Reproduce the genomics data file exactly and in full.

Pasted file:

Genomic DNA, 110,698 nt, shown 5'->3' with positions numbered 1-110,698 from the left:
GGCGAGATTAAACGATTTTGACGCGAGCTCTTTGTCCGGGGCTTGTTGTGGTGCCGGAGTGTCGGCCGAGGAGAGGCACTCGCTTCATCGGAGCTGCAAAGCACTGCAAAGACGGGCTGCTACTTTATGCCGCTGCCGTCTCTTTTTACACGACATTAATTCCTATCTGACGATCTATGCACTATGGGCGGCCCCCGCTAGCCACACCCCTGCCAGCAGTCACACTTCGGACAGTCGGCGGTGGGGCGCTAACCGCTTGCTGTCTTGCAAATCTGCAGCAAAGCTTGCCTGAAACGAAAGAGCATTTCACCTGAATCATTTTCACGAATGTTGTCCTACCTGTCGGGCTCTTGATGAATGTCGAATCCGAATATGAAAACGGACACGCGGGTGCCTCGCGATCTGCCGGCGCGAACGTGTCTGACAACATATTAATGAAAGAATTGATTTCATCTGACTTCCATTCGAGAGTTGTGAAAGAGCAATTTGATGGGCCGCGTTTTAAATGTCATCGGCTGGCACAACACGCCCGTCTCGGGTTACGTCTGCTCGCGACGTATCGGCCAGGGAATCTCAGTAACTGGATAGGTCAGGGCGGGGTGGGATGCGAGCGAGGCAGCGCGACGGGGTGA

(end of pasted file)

Genomic DNA, 110,698 nt, shown 5'->3' with positions numbered 1-110,698 from the left:
GGCGAGATTAAACGATTTTGACGCGAGCTCTTTGTCCGGGGCTTGTTGTGGTGCCGGAGTGTCGGCCGAGGAGAGGCACTCGCTTCATCGGAGCTGCAAAGCACTGCAAAGACGGGCTGCTACTTTATGCCGCTGCCGTCTCTTTTTACACGACATTAATTCCTATCTGACGATCTATGCACTATGGGCGGCCCCCGCTAGCCACACCCCTGCCAGCAGTCACACTTCGGACAGTCGGCGGTGGGGCGCTAACCGCTTGCTGTCTTGCAAATCTGCAGCAAAGCTTGCCTGAAACGAAAGAGCATTTCACCTGAATCATTTTCACGAATGTTGTCCTACCTGTCGGGCTCTTGATGAATGTCGAATCCGAATATGAAAACGGACACGCGGGTGCCTCGCGATCTGCCGGCGCGAACGTGTCTGACAACATATTAATGAAAGAATTGATTTCATCTGACTTCCATTCGAGAGTTGTGAAAGAGCAATTTGATGGGCCGCGTTTTAAATGTCATCGGCTGGCACAACACGCCCGTCTCGGGTTACGTCTGCTCGCGACGTATCGGCCAGGGAATCTCAGTAACTGGATAGGTCAGGGCGGGGTGGGATGCGAGCGAGGCAGCGCGACGGGGTGA